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“THE TYRANNY OF SMALL DECISIONS”: While urban sprawl is eating up an increasing amount of the planet’s green areas, cities themselves struggle to maintain their own greenery.
Parks, gardens and other greenspaces made available for everyone are increasingly diminishing and it is often undetectable by the residents themselves.
In a study published in Land, centre researcher Stephan Barthel together with colleagues Johan Colding and Åsa Gren from the Beijer Institute of Ecological Economics warn of an incremental demise of green spaces in cities. This will ultimately affect human well-being and the long-term management of ecosystem services.
The change, they argue, is largely down to shifts in land ownership and lack of long-term thinking.
There is a massive shift towards the privatization of public land and resources in many cities today
Johan Colding, lead author
Although such privatizations schemes are done with the best of intentions, they may come with undesirable societal outcomes, leading to a gradual loss of opportunities for nature experiences.
There are several reason why public green spaces are disappearing:
• Tight local government budgets are leading to declines in the maintenance and development of green spaces intended to be open for all
• Public parklands are transformed into activity intensive places which make cities less resilient to various effects of climate change and securing biodiversity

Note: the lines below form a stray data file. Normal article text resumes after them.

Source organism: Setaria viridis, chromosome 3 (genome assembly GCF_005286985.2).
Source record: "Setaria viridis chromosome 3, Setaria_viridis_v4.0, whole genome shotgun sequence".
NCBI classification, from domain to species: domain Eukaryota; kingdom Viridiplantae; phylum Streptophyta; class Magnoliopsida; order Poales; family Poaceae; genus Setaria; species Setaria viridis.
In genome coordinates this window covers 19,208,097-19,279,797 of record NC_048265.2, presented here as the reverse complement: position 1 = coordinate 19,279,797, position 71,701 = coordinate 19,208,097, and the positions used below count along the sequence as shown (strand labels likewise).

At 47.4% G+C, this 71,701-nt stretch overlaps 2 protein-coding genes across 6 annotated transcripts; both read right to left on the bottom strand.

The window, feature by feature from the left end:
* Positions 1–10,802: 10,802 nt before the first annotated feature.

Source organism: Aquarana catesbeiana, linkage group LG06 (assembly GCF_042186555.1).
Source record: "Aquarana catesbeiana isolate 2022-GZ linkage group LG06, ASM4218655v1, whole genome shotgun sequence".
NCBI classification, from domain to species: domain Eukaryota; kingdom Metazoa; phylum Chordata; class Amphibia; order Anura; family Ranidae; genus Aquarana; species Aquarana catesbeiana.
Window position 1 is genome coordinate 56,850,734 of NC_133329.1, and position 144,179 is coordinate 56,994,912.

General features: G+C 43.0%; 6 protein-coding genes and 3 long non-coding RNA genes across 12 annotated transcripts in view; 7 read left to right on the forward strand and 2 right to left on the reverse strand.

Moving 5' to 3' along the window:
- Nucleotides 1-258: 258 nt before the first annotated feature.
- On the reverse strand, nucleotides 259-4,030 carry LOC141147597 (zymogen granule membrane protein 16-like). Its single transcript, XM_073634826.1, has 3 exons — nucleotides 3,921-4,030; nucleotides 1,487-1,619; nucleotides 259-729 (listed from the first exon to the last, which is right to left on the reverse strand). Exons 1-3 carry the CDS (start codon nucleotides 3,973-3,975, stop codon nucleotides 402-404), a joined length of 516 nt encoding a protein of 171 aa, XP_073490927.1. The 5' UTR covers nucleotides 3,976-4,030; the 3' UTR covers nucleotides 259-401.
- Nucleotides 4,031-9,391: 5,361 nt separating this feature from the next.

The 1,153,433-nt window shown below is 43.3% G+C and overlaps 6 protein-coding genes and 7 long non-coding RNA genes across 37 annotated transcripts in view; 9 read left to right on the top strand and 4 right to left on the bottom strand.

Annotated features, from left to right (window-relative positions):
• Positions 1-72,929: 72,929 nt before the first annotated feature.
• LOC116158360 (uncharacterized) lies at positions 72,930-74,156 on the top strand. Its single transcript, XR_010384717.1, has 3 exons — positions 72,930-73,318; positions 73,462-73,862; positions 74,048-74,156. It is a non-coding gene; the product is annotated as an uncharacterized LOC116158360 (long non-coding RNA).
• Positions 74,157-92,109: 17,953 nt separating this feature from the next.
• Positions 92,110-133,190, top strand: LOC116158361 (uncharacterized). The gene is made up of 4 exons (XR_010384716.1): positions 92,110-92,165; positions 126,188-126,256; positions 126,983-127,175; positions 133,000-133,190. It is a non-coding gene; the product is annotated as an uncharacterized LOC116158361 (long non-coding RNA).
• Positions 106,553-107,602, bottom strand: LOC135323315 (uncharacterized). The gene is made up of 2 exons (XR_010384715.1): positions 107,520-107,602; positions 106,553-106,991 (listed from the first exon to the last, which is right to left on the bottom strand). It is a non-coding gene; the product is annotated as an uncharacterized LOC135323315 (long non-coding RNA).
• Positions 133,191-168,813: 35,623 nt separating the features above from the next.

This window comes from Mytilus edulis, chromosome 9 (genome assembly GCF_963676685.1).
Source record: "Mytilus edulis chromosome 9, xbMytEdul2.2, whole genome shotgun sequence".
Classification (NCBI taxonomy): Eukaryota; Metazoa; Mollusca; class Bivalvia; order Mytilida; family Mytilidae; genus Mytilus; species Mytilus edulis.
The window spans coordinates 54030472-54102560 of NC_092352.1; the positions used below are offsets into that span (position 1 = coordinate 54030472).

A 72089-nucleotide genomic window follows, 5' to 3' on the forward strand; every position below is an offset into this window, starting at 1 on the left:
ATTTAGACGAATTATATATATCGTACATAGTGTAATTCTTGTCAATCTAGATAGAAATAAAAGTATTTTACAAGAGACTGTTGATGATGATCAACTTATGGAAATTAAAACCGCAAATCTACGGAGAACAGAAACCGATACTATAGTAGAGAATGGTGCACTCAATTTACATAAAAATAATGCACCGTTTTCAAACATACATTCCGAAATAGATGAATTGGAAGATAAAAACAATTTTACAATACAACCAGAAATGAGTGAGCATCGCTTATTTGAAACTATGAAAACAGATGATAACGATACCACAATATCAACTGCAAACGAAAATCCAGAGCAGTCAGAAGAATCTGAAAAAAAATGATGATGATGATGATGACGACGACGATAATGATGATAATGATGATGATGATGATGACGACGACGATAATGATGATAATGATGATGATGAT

• Increased surveillance of public spaces due to safety concerns can make people feel monitored and subsequently lead them to avoid such spaces
• People avoid green spaces simply because they are poorly maintained and not attractive places to go to anymore
All these changes are often subtle and may not generate any particular reactions individually. However, they are what Alfred E. Khan referred to as “the tyranny of small decisions”.
The solution may be to hand the daily management over to residential collectives and social networks – known as common property systems. That way local governments can maintain control and ownership of public spaces. Urban gardening projects are examples of that.
“Urban common property systems can turn spaces into meaningful places that urban residents themselves can manage and improve, all while also protecting important urban nature,” the authors conclude.
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